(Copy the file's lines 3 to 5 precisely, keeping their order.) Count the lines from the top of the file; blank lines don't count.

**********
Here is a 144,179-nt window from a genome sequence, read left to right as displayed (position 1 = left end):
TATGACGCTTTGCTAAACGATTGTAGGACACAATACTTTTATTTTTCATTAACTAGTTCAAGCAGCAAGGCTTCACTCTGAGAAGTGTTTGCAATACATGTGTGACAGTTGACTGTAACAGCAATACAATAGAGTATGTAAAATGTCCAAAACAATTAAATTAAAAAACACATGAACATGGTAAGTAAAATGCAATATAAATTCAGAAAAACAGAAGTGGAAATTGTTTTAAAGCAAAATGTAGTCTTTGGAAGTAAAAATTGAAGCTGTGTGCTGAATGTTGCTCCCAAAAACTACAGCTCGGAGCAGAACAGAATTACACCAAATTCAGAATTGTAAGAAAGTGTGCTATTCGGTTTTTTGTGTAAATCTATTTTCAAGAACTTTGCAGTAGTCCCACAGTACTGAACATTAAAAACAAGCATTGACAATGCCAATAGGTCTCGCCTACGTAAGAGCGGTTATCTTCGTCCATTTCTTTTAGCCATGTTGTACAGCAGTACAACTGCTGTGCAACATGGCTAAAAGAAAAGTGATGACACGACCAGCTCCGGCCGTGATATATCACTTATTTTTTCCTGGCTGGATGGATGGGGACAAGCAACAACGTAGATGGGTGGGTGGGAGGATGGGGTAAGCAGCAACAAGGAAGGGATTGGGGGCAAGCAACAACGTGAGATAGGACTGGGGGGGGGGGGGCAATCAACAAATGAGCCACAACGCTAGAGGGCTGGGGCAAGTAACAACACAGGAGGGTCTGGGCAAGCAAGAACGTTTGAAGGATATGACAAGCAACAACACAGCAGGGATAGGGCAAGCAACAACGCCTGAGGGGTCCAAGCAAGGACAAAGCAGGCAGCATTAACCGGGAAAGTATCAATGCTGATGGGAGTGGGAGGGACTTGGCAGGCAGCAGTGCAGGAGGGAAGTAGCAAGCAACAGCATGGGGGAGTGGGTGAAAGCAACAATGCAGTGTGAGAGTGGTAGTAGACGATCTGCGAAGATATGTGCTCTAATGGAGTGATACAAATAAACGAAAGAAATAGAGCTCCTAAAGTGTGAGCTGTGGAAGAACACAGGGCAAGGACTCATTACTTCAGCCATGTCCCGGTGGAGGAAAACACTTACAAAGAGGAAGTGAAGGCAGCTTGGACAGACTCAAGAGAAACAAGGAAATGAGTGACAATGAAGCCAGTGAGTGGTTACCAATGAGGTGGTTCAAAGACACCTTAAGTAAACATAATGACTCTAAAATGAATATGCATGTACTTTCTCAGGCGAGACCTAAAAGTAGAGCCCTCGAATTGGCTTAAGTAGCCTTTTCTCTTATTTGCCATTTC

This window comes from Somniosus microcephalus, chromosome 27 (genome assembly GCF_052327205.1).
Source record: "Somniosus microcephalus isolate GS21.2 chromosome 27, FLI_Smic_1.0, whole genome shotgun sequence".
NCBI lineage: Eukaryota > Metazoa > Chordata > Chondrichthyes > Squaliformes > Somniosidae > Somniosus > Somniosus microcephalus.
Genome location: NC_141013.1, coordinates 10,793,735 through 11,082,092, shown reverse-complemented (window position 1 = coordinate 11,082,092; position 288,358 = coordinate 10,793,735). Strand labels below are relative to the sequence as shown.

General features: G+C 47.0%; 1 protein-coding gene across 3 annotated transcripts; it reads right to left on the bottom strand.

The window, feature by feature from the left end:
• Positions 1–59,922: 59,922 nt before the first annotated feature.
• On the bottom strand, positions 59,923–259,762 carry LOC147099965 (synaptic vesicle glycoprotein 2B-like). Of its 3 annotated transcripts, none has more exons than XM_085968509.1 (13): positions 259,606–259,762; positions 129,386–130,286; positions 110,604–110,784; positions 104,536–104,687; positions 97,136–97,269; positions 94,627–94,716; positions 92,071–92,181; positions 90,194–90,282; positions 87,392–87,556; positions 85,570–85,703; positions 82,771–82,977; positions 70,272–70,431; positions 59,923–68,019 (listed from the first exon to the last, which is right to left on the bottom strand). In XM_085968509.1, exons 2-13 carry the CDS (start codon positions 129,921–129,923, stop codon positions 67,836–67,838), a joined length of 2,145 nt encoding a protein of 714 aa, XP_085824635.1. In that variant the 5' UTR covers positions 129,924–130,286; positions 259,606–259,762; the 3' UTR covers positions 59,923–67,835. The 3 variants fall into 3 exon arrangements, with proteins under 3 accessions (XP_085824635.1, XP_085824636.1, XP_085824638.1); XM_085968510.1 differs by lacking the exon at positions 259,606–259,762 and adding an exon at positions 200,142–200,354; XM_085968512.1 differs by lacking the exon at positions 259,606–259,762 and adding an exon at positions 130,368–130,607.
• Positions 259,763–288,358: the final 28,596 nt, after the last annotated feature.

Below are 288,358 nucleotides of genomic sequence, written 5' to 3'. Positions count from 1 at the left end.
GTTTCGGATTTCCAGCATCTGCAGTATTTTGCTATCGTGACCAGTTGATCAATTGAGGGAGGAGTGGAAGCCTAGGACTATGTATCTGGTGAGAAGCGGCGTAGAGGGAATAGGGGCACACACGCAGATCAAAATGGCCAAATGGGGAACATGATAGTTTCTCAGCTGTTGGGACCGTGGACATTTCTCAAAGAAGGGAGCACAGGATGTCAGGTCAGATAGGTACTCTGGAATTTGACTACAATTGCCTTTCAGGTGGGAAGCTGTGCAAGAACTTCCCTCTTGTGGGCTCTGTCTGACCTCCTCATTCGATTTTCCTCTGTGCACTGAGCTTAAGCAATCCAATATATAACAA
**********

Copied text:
This window comes from Somniosus microcephalus, chromosome 27 (genome assembly GCF_052327205.1).
Source record: "Somniosus microcephalus isolate GS21.2 chromosome 27, FLI_Smic_1.0, whole genome shotgun sequence".
NCBI lineage: Eukaryota > Metazoa > Chordata > Chondrichthyes > Squaliformes > Somniosidae > Somniosus > Somniosus microcephalus.